Children who reach puberty later may be more at risk of bone fractures
Teens who hit puberty later than their peers may have a higher risk of fracturing a bone or developing osteoporosis, according to a new study.
Researchers from the University of Bristol conducted the research which was published in the journal JAMA Network Open.
The researchers analyzed bone scans from the Bristol Children’s of the 90’s Study that were taken between the ages of 10 and 25.
Scans from 6,389 children that were part of the study were included in the research.
More than 14,000 pregnant women enrolled in the Children of the 90’s Study between 1991 and 1992. Since that time, researchers have been following up on both the health and development of the women, their children, and their grandchildren.
Having such a detailed record of development over the years allowed the researchers to examine how puberty timing impacts bone density over a long period. Bone mass at the end of puberty when growth spurts cease is an indicator of fracture and osteoporosis risk.
Teens who reached puberty later had lower than average bone density compared to other children in the study who had had their pubertal growth spurt earlier.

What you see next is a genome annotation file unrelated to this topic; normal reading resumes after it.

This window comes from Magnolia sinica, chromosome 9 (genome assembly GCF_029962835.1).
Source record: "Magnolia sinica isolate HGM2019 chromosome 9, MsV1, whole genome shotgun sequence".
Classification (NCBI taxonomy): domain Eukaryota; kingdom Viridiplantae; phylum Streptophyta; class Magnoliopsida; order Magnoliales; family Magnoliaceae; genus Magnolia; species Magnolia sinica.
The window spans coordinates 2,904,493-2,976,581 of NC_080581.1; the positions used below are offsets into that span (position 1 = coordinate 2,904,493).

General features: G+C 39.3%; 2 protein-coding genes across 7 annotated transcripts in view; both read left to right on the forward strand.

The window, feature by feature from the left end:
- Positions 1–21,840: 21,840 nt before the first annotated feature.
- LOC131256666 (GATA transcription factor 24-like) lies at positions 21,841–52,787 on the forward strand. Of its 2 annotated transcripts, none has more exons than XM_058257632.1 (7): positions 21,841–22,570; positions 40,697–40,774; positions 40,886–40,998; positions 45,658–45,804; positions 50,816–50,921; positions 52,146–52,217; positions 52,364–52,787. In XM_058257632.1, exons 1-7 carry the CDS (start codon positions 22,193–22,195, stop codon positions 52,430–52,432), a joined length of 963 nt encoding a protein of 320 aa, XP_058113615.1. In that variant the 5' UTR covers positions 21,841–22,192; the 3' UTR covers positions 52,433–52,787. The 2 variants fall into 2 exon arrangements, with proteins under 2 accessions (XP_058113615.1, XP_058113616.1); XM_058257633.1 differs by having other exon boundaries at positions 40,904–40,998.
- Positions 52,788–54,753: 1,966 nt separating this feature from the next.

“Our research adds to the evidence that children who mature later may be at increased risk of fractures as they grow,” said Dr. Ahmed Elhakeem, the lead author of the study. “They may also have an increased risk of the fragile bone condition osteoporosis in later life.”
The individuals in the study are only in their 20s, and so further research following up on these initial findings could show how puberty timing impacts fracture risk and bone density in middle age.
“The next steps should involve more detailed assessments of the long-term effects of puberty on growth and bone development,” said Elhakeem.
The research helps show how bone density changes from puberty into adulthood, according to Alison Doyle, the Head of Operations and Clinical Practice at the Royal Osteoporosis Society, who was not an author of the study.
“Understanding changes in bone density during puberty, and the interventions that people can take for their bone health now to prevent osteoporosis and fractures in the future, is an important step forward in finding a cure for this disease,” said Doyle.
The research was published in the journal JAMA.
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